by Joan Reddy
Categories: Animals, Causes, Science
Tags: .

The Oceanic Preservation Society (OPS), the organization behind the academy award winning documentary “The Cove,” is once again producing a heart wrenching and educational film, this time capturing the illegal shark industry in China.

The processing plant “China Wenzhou Yueqing Marine Organisms Health Protection Foods Co Ltd,” located in China’s PuQi township near Wenzhou, Zhejiang Province, was the target of Hong Kong-based NGO, WildLifeRisk investigators, spanning from January 2010 to December 2013. Investigators discovered that the plant has been reaping huge profits from the death of a minimum of six hundred endangered whale sharks a year.

“The Cove” director Louie Psihoyos teamed up with undercover investigators Charles Hambleton, and Heather Rally, NGO activists Paul Hilton and Alex Hofford of WildLifeRisk, and an anonymous interpreter, and posing as members of an international seafood company, they managed to meet with the shark slaughterhouse ownerLi Guang.

In a video taped meeting with Guang, the factory owner candidly provided details of his illegal operation, such as “smuggling shark oil (but labeling it as fish oil) to destinations around the world, including Shri Lanka.” He boasted that he is catching not only whale sharks, but also basking sharks, and great white sharks, all of which are federally protected species as part of the Convention on International Trade in Endangered Species of Wild Fauna and Flora (CITIES) agreement, of which China is a signatory.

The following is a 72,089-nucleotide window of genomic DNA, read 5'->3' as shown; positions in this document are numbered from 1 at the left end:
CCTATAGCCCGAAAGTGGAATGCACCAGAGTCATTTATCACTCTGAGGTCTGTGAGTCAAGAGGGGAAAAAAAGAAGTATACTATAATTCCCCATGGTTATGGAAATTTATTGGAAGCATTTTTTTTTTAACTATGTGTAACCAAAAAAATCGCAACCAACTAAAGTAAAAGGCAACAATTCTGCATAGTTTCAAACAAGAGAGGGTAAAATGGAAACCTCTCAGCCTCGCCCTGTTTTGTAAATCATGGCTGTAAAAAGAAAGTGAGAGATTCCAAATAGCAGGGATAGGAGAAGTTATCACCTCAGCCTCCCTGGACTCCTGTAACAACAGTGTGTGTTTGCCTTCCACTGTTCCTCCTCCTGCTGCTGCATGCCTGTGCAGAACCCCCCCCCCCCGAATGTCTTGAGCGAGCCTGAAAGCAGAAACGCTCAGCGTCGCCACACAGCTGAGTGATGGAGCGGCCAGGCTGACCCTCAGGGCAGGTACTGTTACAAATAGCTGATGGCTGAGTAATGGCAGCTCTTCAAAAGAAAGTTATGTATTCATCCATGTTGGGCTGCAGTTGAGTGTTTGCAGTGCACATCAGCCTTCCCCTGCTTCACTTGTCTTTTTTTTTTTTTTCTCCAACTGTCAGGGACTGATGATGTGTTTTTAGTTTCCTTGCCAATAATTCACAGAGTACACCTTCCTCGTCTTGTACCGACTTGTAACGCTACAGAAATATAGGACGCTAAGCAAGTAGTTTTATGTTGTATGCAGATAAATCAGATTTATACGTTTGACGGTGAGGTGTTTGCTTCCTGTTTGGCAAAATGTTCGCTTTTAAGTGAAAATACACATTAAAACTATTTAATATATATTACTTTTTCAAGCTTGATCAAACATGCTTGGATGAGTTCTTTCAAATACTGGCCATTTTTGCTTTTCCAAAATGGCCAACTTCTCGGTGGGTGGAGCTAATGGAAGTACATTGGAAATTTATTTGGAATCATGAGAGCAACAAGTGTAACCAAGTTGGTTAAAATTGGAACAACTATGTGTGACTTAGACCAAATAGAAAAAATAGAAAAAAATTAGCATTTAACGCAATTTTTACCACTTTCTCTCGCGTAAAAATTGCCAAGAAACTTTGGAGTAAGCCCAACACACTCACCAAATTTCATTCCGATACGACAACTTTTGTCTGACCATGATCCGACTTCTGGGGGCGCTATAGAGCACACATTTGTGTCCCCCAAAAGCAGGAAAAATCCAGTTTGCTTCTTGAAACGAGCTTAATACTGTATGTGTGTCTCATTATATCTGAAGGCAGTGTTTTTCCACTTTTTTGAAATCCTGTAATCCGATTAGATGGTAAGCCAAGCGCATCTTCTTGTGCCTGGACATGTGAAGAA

The investigation found that whale shark fins are used as ornaments in restaurants, shark skins are sold as leather into the bag trade, and shark lips, stomach and flesh are sold as food in the restaurant trade. Although these items generate income, the most lucrative is shark oil, that is concentrated in high quantities in the liver. Shark oil is extracted for skin care products, lipstick, as well as for Omega-3 health supplements. In spite of the fact that shark oil is illegal, both by CITIES regulations, as well as by Chinese national law and regulations, it is currently being sold to an international market.

“The scale of this operation is staggering. Thanks to the work of WildLifeRisk and others that have to remain unnamed to continue this dangerous and important work, we have a real shot at shutting Mr. Li down,” says Psihoyos. A report created by WildLikeRisk, states that “[T]his operation appears to be the world’s largest wholesale slaughter of an internationally protected endangered species.”

Although WildLife Risk has revealed that at least one factory in China’s Zhejiang Province is killing over 600 whale sharks annually, investigators believe that the PuQi factory is only one of many engaged in the trade of endangered sharks and their products throughout costal China.

Parts of the shark slaughterhouse investigation will be included in the Oceanic Preservation Society’s next film, “The Heist,” set to be released next year. Unlike its predecessor “The Cove,” the new movie will tackle a broader range of topics from the illegal slaughter of sharks, to the capture and killing of other animals listed as endangered species.

The Kickstarter for the film is over, but you can still hear the director talk about the project in the video below.

About Joan Reddy

Joan Reddy is a professional photographer, writer, animal rights activist, and environmentalist. Joan holds a Masters degree in English Literature from the University of Toronto, and a Masters of Environmental Studies from York University, in Toronto, where her thesis focused on Animal Rights. Through her writing, Joan wants to help to educate the public about the way animals are abused and exploited, in cultures around the world. Joan is also founder and president of the Federal registered non-profit organization "International Communication for Animal Justice." Her organization's website can be found at www.internationalcommunicationforanimaljustice.org, and her professional profile on LinkedIn at www.linkedin.com/pub/joan-reddy/22/999/449.

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